Monday, June 15, 2009
Here's a very valuable reminder to students and practitioners alike - that Westlaw's keycite notions, like judgments about what Digest Topics to assign the cases- are made by people who, ultimately, are fallible. To wit - Westlaw's Keycite is erroneously showing a 1986 U.S. Supreme Court - Michigan v. Jackson, 475 U.S. 625 - is still good law even though Justice Scalia explicitly overruled the decision on May 26, 2009 in Montejo v. Louisiana.
Thanks to our good buddy Joe Hodnicki at the Law Librarian Blog for bringing this major boner to our attention (and special thanks to law librarian extraordinaire David Walker at Charleston School of Law for discovering the mistake in the first place). According to David, Lexis' Shepards service got it right. Allow me to let David explain the rest in his own words:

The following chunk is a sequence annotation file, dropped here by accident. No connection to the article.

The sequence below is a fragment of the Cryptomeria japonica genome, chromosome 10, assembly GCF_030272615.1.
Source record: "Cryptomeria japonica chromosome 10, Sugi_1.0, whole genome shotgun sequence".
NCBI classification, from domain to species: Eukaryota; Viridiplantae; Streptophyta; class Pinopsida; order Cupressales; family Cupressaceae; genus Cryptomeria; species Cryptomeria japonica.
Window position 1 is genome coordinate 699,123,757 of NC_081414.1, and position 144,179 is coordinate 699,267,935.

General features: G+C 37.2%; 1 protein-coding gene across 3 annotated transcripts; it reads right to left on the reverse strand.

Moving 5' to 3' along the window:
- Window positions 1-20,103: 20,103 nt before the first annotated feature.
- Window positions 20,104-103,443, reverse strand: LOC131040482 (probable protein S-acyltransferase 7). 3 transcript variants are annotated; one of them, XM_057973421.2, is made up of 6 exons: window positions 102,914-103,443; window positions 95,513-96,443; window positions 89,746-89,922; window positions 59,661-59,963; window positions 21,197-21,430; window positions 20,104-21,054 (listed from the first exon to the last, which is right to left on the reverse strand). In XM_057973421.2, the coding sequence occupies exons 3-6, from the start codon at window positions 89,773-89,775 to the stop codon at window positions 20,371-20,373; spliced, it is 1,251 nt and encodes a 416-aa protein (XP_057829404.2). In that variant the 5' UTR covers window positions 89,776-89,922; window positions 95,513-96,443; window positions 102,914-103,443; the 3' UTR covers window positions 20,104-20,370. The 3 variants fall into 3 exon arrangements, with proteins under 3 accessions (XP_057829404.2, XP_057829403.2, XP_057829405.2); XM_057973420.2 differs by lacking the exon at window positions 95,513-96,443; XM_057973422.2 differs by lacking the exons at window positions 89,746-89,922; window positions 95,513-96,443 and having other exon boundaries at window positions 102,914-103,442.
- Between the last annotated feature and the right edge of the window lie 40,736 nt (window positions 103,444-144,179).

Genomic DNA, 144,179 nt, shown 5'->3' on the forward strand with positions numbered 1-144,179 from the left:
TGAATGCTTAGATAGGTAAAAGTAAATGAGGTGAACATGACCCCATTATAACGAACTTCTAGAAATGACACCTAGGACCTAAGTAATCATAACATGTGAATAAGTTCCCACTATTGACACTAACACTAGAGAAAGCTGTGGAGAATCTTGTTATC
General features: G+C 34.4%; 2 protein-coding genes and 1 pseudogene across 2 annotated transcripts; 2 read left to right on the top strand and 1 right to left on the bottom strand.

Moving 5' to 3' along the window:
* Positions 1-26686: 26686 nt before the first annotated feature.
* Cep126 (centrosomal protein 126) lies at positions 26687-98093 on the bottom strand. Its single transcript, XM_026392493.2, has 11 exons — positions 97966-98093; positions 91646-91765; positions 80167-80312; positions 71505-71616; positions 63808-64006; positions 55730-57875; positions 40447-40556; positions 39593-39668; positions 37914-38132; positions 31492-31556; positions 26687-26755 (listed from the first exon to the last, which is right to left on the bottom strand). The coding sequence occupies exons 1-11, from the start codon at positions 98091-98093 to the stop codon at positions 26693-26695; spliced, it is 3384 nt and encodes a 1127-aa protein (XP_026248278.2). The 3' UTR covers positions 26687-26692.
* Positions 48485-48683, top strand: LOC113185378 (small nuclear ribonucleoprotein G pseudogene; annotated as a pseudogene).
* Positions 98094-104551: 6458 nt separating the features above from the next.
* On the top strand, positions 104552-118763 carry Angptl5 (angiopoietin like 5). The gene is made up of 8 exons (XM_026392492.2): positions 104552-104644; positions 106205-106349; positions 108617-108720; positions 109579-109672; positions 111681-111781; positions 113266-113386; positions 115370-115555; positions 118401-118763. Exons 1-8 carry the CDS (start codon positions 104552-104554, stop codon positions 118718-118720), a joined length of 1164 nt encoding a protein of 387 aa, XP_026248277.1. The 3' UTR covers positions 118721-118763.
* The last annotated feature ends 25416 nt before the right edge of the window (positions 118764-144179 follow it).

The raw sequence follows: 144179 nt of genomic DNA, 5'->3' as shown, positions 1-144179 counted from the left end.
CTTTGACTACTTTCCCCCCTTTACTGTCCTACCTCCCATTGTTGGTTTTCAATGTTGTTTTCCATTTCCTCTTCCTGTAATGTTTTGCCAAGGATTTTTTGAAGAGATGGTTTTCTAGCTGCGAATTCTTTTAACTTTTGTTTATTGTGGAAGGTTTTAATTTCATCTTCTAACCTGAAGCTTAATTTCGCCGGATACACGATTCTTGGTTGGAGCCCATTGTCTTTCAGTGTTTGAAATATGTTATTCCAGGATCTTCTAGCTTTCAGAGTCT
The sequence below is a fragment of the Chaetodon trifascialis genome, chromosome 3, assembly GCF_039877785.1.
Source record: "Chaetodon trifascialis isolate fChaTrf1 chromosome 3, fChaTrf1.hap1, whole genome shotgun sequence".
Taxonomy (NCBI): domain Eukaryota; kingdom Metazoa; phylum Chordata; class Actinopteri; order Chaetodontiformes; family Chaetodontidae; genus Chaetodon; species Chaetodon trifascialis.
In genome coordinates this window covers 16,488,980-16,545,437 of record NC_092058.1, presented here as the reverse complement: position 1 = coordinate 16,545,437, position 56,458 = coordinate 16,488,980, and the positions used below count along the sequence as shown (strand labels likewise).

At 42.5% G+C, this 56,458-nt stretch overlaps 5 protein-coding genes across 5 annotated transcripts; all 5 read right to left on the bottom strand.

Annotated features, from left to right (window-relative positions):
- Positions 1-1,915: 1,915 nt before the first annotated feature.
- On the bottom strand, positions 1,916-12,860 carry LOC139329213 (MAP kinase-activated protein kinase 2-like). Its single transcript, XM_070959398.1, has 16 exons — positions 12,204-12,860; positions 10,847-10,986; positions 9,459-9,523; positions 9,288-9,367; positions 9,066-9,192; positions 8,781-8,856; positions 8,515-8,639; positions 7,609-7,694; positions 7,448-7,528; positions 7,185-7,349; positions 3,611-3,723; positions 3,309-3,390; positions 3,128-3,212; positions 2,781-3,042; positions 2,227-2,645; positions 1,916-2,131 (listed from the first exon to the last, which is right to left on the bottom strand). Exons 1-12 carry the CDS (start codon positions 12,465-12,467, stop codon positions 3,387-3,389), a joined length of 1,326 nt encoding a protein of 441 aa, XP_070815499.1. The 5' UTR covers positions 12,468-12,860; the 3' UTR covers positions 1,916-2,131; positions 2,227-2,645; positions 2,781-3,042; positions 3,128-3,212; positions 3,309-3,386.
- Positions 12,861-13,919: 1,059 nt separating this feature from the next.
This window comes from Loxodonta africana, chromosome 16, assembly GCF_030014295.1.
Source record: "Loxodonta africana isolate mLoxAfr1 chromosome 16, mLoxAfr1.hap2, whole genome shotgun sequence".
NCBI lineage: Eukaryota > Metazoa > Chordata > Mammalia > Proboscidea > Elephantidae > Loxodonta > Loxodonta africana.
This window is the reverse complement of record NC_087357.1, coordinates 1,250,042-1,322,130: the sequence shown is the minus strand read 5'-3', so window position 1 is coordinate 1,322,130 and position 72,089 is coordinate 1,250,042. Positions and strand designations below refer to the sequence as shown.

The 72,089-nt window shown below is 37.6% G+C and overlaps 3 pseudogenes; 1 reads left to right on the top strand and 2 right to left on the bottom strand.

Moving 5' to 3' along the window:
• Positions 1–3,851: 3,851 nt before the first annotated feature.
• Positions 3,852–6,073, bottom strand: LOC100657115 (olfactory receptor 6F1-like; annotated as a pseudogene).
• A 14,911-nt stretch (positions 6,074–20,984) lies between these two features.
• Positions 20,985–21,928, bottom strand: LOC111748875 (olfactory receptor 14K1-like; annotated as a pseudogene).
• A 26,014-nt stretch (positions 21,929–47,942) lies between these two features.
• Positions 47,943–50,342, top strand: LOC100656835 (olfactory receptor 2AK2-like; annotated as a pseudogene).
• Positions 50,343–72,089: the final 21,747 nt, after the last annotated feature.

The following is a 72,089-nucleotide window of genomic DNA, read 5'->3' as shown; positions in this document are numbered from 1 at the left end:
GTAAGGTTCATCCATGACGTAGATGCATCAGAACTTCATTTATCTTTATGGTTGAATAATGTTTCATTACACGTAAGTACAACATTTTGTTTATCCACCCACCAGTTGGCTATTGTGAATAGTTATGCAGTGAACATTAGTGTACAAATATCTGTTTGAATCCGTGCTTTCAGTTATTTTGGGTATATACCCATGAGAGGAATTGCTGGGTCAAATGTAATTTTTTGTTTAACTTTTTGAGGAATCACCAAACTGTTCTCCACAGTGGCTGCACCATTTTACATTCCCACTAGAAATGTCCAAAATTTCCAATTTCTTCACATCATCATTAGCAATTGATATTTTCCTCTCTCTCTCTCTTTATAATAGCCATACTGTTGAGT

on May 26, 2009, my colleague, William Gaskill, planned to use Michigan v. Jacksonas a Shepard’s/Keycite example in his Legal Research Bootcamp course. He sent his class an email asking them to determine whether Michigan v. Jacksonwas still good law by class that evening. I opined that students’ answers would be different depending on the time of the day they verified the case. I was wrong. The next morning, William had informed me that according to Keycite, Michigan v. Jackson is still good law.
We’ve been keeping track of the case over the past two weeks and as of today at 3:30 p.m. EST, according to Westlaw, Michigan v. Jackson is still good law. West did enter Montejointo its system, but someone must have read over Nino’s quote or maybe they just figured the majority was wrong. In any event, I hope for sake of criminal lawyers everywhere that this will be remedied soon.
By the way [Lexis'] Shepard's [account required] picked up the change in Michigan’s status.
When you get a chance, please pay the Law Librarian Blog a visit, ok?
I am the scholarship dude.